Victim Assistance

Little is known about programs in Iran to care for landmine victims and raise awareness of landmines. HCRI is planning to undertake a pilot study of the assistance and awareness programs for victims and affected communities, especially in Eylam province. HCRI (Mostazafan and Janbazan Foundation) has presented a project on mine victim assistance to the Iranian Ministry of Health and the Norwegian Ministry of Foreign Affairs.


[1] Statement by S.M.H. Adeli, Ambassador to Canada, Ottawa, 4 December 1997.
[2] Statement by Ambassador Sirous Nasseri, Head of Delegation to the CCW Review Conference, Vienna, 27 September 1995.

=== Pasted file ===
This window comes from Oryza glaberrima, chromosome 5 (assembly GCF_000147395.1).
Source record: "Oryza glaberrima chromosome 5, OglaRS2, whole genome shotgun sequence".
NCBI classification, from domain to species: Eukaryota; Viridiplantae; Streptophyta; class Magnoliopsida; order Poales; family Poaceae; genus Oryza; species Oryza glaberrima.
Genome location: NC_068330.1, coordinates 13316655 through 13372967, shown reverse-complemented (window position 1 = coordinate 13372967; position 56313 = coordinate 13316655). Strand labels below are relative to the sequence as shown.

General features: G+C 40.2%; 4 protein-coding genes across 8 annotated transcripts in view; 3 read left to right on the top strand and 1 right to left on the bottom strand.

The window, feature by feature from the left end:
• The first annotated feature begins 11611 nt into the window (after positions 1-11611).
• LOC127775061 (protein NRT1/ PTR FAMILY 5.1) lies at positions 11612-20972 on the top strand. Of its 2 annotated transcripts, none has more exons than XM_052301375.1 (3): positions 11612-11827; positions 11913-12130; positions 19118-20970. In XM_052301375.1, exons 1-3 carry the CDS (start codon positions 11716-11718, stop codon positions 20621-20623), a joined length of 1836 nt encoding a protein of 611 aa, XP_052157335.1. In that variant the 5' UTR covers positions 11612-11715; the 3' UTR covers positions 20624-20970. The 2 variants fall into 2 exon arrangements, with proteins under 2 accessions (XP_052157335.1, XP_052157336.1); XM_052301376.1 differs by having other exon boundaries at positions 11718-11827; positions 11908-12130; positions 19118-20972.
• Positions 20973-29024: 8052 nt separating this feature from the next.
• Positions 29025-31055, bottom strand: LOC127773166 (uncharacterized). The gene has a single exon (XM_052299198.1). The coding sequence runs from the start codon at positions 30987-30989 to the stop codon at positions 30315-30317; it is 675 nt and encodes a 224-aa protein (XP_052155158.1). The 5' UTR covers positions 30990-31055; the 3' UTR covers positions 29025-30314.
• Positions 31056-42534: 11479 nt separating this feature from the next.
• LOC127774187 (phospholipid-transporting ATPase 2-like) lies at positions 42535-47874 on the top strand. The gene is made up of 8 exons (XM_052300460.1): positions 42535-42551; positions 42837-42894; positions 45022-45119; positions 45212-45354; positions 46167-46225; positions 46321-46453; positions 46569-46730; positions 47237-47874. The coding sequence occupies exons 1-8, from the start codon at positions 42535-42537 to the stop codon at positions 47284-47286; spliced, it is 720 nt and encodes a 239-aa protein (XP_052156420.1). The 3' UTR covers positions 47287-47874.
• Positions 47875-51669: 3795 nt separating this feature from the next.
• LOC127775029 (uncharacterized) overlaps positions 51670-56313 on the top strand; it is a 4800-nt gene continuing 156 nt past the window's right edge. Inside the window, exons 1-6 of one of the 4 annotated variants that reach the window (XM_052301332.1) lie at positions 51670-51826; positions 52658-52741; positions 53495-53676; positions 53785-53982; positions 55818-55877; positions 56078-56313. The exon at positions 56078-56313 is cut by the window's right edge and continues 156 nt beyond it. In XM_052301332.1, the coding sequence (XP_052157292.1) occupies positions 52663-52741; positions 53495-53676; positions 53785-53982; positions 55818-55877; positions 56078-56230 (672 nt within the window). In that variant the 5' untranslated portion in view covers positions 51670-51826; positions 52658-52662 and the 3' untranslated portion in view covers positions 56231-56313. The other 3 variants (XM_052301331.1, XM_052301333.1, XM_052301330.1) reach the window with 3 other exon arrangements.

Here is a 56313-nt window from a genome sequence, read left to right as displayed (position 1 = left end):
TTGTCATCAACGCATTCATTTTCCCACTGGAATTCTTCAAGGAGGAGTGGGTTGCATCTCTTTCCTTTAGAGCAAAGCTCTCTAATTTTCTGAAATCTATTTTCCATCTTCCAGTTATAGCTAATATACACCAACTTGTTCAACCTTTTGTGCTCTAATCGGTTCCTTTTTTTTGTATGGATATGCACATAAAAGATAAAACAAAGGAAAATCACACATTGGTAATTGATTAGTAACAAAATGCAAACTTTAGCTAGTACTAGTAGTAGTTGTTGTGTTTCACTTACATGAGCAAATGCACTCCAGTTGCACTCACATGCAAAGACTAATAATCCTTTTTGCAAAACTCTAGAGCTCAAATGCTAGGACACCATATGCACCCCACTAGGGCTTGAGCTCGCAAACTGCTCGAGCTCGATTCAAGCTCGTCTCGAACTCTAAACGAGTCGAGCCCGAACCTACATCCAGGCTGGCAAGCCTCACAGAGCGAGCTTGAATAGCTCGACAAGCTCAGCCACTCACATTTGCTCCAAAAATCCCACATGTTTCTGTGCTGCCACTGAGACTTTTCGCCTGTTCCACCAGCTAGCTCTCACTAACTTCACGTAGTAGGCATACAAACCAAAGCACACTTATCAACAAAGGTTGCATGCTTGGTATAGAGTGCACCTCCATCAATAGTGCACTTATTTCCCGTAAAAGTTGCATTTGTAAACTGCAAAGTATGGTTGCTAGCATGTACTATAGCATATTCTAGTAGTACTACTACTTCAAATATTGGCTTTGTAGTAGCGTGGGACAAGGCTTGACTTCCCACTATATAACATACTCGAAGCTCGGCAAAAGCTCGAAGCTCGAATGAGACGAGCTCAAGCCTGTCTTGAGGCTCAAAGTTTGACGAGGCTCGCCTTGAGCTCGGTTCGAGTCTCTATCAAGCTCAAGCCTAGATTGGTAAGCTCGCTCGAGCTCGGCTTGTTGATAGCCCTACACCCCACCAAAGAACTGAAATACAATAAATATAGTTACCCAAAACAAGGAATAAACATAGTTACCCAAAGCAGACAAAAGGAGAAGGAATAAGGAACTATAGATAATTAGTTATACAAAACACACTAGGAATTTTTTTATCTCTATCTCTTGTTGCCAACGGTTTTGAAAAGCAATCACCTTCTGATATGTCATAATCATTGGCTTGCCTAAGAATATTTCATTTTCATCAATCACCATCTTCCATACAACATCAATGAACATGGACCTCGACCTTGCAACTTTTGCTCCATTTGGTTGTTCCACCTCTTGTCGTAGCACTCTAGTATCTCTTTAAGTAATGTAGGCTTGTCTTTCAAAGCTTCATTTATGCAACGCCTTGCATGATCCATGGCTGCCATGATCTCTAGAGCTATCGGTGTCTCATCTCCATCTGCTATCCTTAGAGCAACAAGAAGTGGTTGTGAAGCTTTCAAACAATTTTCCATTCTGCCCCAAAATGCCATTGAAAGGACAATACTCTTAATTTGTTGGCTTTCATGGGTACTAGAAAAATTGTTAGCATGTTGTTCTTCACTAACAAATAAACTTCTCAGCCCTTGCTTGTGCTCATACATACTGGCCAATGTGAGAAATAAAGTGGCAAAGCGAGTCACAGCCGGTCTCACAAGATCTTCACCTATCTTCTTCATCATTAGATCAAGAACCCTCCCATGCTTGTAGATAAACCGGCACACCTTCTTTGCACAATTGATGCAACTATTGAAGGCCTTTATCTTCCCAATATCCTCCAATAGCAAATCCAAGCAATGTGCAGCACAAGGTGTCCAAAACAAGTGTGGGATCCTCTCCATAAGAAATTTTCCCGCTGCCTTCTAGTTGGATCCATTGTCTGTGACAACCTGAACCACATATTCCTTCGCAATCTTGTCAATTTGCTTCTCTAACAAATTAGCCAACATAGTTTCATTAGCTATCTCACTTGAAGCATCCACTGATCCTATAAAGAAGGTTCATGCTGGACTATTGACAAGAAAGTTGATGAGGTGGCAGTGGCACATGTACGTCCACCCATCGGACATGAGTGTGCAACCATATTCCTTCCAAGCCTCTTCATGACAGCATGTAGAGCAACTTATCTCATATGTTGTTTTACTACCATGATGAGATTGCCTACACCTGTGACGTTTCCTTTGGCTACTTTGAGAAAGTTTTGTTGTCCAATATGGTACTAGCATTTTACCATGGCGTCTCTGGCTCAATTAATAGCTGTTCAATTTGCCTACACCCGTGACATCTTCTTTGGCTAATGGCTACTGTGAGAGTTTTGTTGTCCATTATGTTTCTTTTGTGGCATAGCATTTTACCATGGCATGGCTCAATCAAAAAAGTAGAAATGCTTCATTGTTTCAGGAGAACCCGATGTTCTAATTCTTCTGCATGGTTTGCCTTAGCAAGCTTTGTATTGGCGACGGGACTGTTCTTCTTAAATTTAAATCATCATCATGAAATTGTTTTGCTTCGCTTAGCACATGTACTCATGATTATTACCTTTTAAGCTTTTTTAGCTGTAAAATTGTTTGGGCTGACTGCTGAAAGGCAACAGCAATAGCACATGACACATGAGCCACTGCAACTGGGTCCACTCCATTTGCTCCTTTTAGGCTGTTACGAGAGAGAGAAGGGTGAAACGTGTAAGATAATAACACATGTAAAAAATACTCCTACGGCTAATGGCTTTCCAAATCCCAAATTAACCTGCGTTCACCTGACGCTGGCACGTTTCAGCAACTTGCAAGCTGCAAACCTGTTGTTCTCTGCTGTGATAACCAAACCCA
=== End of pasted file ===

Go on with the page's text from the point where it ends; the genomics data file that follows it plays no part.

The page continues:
[3] Statement by Ambassador Mehdi Danesh Yazdi, Deputy Permanent Representative of the Islamic Republic or Iran to the UN, 17 November 1998.
[4] Jane’s Mines and Mine Clearance, 1999-2000, online update, 18 November 1999.
[5] Statement by Ambassador Mehdi Danesh Yazdi to the UN, 17 November 1998.
[6] Budget figure converted at official rates; Iranian Ministry of the Interior, 5 Year Plan, April 2000.
[7] UNDP, “Mine Action Updates Country and Global Programmes,” 17 November 1999.
[8] Information provided to Landmine Monitor by the Khatamolanbia Military Demining Department, April, 2000.
[9] “Iran Says Will Produce Own Mine-Clearing Vehicle,” Reuters, 28 July 1999.
[10] HCRI Survey of Mine Victims in Elyam Province. The data for 1999 is only through October.